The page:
Gulabo lay her head in my lap, pleading, “Bhaiyaji, mujhe bacha lo!” (Brother, please save me!), and soon after took her last breath. Just two days ago, I had freed her and her family from intergenerational bondage at a brick kiln in Mahendragarh, Haryana. She died of severe tuberculosis and malnutrition. Overcome by anger and grief after I had cremated Gulabo’s body, I walked up the road till I reached the chamber of the erstwhile senior judge of the Supreme Court of India, Justice P N Bhagwati.
Two years after this meeting, the landmark judicial order of 1984 in Bandhua Mukti Morcha v. Union of India established that with respect to workers, the constitutional right to life is inclusive of the right to health. At the time, I served as the general secretary of Bandhua Mukti Morcha. Justice Bhagwati was moved by the plight of Gulabo and many others in situations similar to slavery, and brought to light the limitations of the country’s healthcare systems to serve its poorest.
This reality is starker today. Forty years after Gulabo, innumerable children are still dying from lack of healthcare. Amidst the pandemic, the frantic cries for oxygen, hospital beds, medicine and even a place to cremate their own, laid bare our failure to extend dignity in both life and death. Now, compound this with the loss of income, debt, food insecurity, and illiteracy. That is the situation of lakhs of families in India today. That said, the most profound loss is of people’s faith in the ability of the country’s healthcare system to protect them. It is the primary responsibility of elected representatives to reinstate this faith.
The right to equality guaranteed under Article 15 upholds non-discrimination on the basis religion, race, caste, gender, place of birth, etc. However, the dismal investment in public health for decades has made healthcare a privilege available to a few. The constitutional right to health is critical to breaking discriminatory structures that will otherwise continue to perpetuate inequality in all spheres of life, including education, opportunity, wealth, and social mobility.
The judicial interpretation of the right to life and liberty under Article 21 in several judgments as inclusive of health was crucial, but has its limitations. The universal access to healthcare is now as achievable as it is indispensable. The rights of people are not stagnant, and must evolve as the country evolves. Ayushman Bharat is an ambitious scheme with great potential, but there is a difference between a rights and a service-delivery model of development. If health is a fundamental right, it will give a spine to the entire health ecosystem, empower doctors and healthcare workers, and ensure transparency, inclusivity, and accountability. Moreover, it will pave the way for special legislation, capable institutions, increased budgets, medical training and research, wellness and prevention, and outreach of services; thereby instilling immense confidence and positivity amongst the citizens.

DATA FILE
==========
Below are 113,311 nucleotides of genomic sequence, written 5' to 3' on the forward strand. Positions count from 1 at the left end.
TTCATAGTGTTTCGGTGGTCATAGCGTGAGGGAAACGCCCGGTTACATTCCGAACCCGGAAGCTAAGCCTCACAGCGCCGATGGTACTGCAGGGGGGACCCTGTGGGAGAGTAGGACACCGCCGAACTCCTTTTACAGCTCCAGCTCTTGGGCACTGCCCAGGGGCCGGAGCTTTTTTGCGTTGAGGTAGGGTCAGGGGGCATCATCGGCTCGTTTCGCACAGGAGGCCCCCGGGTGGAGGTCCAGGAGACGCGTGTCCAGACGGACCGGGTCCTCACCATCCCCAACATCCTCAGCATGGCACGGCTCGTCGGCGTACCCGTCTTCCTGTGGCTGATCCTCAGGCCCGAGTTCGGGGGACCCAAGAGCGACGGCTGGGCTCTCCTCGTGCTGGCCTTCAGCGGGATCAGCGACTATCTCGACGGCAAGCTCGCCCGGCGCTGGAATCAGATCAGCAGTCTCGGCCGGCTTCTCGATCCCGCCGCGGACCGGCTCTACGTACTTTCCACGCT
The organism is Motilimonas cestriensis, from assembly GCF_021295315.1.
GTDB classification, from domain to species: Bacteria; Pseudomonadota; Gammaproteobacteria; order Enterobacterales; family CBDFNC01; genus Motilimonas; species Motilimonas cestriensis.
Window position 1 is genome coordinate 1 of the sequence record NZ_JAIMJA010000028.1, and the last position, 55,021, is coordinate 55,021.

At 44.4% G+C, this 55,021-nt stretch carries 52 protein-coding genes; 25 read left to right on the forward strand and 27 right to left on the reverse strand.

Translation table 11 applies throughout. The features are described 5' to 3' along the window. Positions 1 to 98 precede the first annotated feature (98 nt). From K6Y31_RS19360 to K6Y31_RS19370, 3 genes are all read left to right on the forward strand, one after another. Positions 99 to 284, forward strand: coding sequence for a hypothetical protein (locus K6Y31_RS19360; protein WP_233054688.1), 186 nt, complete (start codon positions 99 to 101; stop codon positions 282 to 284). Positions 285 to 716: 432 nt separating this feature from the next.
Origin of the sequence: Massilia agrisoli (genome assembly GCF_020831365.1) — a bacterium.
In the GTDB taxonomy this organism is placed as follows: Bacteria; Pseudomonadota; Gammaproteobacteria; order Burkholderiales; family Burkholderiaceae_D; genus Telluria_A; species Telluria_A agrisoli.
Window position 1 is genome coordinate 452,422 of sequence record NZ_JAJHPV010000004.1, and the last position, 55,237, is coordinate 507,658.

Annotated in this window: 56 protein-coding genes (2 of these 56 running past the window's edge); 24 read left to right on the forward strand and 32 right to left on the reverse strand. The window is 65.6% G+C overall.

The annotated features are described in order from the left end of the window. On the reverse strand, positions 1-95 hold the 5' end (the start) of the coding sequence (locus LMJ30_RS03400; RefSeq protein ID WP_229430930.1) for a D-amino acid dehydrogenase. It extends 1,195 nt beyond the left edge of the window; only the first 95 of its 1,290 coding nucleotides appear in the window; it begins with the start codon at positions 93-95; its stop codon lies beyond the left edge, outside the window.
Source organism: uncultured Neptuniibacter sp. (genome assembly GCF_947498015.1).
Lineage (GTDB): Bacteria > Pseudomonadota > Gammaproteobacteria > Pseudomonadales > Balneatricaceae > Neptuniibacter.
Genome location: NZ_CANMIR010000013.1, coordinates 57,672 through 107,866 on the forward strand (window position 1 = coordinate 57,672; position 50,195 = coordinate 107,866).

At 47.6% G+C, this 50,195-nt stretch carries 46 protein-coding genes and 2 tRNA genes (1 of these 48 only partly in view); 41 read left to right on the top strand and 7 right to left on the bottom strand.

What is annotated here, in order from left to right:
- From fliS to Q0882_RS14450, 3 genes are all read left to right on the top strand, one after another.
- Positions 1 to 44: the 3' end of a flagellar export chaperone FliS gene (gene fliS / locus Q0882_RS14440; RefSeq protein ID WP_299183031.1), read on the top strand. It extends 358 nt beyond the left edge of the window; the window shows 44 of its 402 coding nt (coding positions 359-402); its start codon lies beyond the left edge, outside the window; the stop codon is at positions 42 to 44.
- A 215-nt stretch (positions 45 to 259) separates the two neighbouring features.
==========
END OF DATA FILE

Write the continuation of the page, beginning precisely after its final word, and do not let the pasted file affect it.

The right to education too had long been upheld as implicit to the right to life before the constitutional amendment that established it as fundamental in its own right. Now, the primary school enrolment rate is over 95 per cent, a target believed to be impossible 15 years ago. While there is much left to attain in terms of quality of education, learning outcomes, infrastructure, teacher education, and social parity, the progress is measurable. When it comes to healthcare, however, entire life-savings of families are lost if even one member falls seriously ill. This is unacceptable.
We need a fundamental shift in our approach to healthcare. Instead of viewing it as spending, we have to see it as a high-yield investment that can considerably cut down future out-of-pocket costs and also increase output. The evidence is before us today. As we scramble to deal with a monumental health crisis with a crumbling healthcare system, we are witnessing its grave economic impact. If the current healthcare model does not change, we risk finding our children in the same situation.
Our collective suffering can be translated into long-lasting change. In the past few weeks, I have written to urge the Prime Minister, and every Member of Parliament to consider this recommendation. Many MPs have come forward in unity. The universal access to healthcare is now as achievable as it is indispensable.
This is the time for a constitutional amendment to make health a fundamental right. India is facing a defining moment in its history, and our children will pay the price for our choices today. At this point, I am reminded of Gandhiji’s talisman: “Whenever you are in doubt, or when the self becomes too much with you, apply the following test. Recall the face of the poorest and the weakest man (woman) whom you may have seen, and ask yourself, if the step you contemplate is going to be of any use to him (her).” Let this be our guiding light.
The writer is a Nobel laureate